Both programmes were informative about mediaeval life, such as the “silver pennies” bearing Dyer’s image and the West Ham badge, although his stereotypical East London patois grates a little. It brought to mind Ray Winstone as Henry VIII (“I have been betrayed!”) or Nick Knowles‘ egregious Historyonics.

da Vinci and the RAF centenary

Leonardo di ser Piero “da Vinci” (below left) was nearly six months older than Richard III, having been born in the Republic of Florence on 15 April 1452. Over his lifetime, which ended in 1519, he is best known for his paintings, such as The Last Supper or la Gioconda. However, he also left us a number of remarkable engineering and other sketches, depicting human and animal biology, geology and devices, including flying machines. The anatomical diagrams would have contributed towards the quality of his portraits in the same way that Stubbs studied the physiology of horses.

On the right is his 1488 design for a flying machine. In this, the centenary of the Armistice and of the RAF, it is interesting to compare it with aircraft from the First World War and to note that Leonardo also theoretically described a parachute, a concept with which later pilots would be very familiar.

An example (left) is the (French) Nieuport Fighter. 

Gloucestershire Wassail Carol

gloucestershire_wassailAs we take down our Christmas trees and put away our recordings of “Santa Baby,” perhaps some of the readers of the Murrey and Blue are preparing to stroll forth on Twelfth Night to sing the  charming “Gloucestershire Wassail” song for friends and neighbors this January 5th of the new year 2017.  This is the traditional day in which folks raise the wassail bowl and wish good health and happiness to all of mankind.  And it is followed the next day by the Epiphany when the son of God, Jesus Christ, is proclaimed to all the world.

I had never heard this particular carol until I purchased a cd several years ago called “An English Country Christmas” which included choral groups from The Choir of Magdalen College, Oxford to The Choir of Queens College Cambridge to The Oxford Girls’ Choir.  It also featured two soloists:  the folk singer Ian Giles and the sweet-voiced English soprano, Sara Stowe.  Her lilting rendition of the “Gloucestershire Wassail” – a carol of medieval origin but taken up by the Victorians – is sung acapella while punctuated by bells and Mathew Spring’s zitherlike hurdy-gurdy.  It  is so strikingly ethereal that I soon floated away on a magic carpet of music to the medieval court of Richard the Third on that last Christmas of 1484 before tragic circumstances brutally ended his reign and swept in the harsh, modern age of wolfish Tudors.  Surely, it was such a splendid Christmas of costume and dancing and thrilling music that scandalized the pious priests who either witnessed it or cattily reported upon it.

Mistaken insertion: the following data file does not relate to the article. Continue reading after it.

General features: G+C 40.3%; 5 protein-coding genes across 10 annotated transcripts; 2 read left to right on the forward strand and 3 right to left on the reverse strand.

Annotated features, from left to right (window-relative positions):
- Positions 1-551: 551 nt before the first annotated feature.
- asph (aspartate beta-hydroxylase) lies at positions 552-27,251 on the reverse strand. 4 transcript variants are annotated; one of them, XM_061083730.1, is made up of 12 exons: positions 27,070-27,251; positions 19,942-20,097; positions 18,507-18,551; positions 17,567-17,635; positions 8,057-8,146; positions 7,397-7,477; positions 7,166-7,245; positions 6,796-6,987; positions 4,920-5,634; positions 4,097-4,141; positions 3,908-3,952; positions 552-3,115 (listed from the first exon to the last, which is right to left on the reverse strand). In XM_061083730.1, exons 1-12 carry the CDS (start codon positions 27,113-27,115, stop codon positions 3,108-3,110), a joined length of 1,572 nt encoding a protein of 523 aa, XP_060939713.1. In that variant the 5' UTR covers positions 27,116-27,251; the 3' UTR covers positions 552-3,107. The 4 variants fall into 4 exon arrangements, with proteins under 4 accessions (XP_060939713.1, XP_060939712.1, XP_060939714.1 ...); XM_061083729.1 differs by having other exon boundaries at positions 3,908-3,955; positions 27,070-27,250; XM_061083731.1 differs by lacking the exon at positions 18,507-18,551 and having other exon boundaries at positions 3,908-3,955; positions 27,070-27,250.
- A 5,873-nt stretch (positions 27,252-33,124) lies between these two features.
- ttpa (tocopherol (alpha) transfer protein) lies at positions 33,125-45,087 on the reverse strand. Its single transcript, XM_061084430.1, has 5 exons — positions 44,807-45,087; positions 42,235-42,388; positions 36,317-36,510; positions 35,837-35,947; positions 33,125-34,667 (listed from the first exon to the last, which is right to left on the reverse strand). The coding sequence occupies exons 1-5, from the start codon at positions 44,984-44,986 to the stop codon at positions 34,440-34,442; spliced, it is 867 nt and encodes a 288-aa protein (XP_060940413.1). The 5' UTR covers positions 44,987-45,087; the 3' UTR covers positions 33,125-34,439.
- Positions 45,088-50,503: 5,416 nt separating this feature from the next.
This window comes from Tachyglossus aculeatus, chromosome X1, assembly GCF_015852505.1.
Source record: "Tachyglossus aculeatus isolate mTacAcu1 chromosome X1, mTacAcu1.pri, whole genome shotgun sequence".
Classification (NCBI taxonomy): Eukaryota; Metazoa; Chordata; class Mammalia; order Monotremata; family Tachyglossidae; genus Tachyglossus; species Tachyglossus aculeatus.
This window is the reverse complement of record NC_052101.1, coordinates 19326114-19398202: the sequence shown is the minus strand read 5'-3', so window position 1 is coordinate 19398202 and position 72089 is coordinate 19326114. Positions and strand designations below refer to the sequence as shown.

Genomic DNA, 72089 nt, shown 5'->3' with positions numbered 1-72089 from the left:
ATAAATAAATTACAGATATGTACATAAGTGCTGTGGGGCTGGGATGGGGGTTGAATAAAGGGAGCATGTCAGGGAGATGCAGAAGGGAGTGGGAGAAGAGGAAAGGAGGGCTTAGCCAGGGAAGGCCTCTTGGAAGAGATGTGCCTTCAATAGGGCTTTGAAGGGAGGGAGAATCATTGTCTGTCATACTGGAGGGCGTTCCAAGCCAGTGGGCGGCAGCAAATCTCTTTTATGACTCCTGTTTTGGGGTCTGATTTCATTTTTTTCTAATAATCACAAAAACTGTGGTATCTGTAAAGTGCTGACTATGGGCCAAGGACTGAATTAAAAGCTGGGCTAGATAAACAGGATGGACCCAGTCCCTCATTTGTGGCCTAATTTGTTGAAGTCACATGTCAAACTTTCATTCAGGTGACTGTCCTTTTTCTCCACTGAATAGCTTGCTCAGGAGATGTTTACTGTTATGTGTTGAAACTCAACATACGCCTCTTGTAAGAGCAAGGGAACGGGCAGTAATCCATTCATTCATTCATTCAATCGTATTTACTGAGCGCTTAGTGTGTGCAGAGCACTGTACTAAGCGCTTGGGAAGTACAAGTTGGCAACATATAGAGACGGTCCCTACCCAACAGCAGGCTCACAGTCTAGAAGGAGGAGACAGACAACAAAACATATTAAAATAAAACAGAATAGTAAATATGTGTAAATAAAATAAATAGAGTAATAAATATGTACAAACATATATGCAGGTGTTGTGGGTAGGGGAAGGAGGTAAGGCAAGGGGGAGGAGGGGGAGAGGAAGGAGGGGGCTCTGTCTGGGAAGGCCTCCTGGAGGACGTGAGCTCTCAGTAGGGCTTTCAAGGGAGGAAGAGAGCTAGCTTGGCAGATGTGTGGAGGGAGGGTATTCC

From what little research on the carol that I could find, the composition is a traditional one that was collected by the great composer Vaughan Williams in 1912.  Its lyrics were a delightful mystery to me but this stanza provided a clue:

And here is to Dobbin and to his right eye

Pray God send our master a good Christmas pie

And a good Christmas pie that we may all see

with the wassailing bowl we’ll drink to thee.

Even a urbanite like me could surmise that Dobbin refers to a working horse and that perhaps all the other living creatures named are horses as well.  But then I came across the beautiful illumination above which clearly shows that the carol mixes horses with cattle.  Each of the animals’ body parts are wittily toasted – Colly and her long tail, Fillpail and her left ear and Broad May and her horns – which shows, even in medieval times, the English love and reverence towards all the beasts of the field.  And the song also pays tribute to the lord of the castle who receives gifts of beef, pie, corn and beer from his devoted people.

Returning once more to our favorite King, I’d like to think of him during a very different time – at home on a snowy evening in Middleham during the Christmas season, surrounded by family and friends like Francis Lovell, when he was still the beloved Duke of Gloucester and before the death of an errant brother would send his life into a tailspin.   A muffled knock comes to the door and he turns from his pretty wife and calls to his young servant to answer it:

Then here’s to the maid in the lily white smock

Who tripped to the door and slipped back the lock

Who tripped to the door and pulled back the pin

For to let these jolly wassailers in

For those who would like to hear Miss Stowe’s version, I include a You Tube link.  I hope it works but sometimes  copyright laws intrude on our enjoyment.  If it doesn’t work, I encourage everyone to go to You Tube and simply type in “Gloucestershire Wassail”.  It should come up like this:

christmas-2

 

 

 

 

 

 

 

 

 

 

 

 

All the king’s horses (Richard’s too?)….

King's horses - Paolo_Uccello

I recently wrote about the method used to name that was apparently used to name the horses of medieval noblemen and kings, first by colour and then with an aristocratic family surname or title. White Surrey, if he ever existed, fitted this system. 

So, still on the theme of horses, it may be of interest to read the following link, which tells of the horses of Henry V, how they were cared for, and by whom.  

http://www.agincourt600.com/are-there-eyewitness-accounts-of-the-battle-of-agincourt-2/ 

I do not doubt that the general information will have fitted the care of Richard’s horses as well. His Masters of the Horses were the Tyrell cousins, first Sir Thomas and then the more famous Sir James. They were followed by Sir Thomas Brandon.  

See https://en.wikipedia.org/wiki/List_of_Masters_of_the_Horse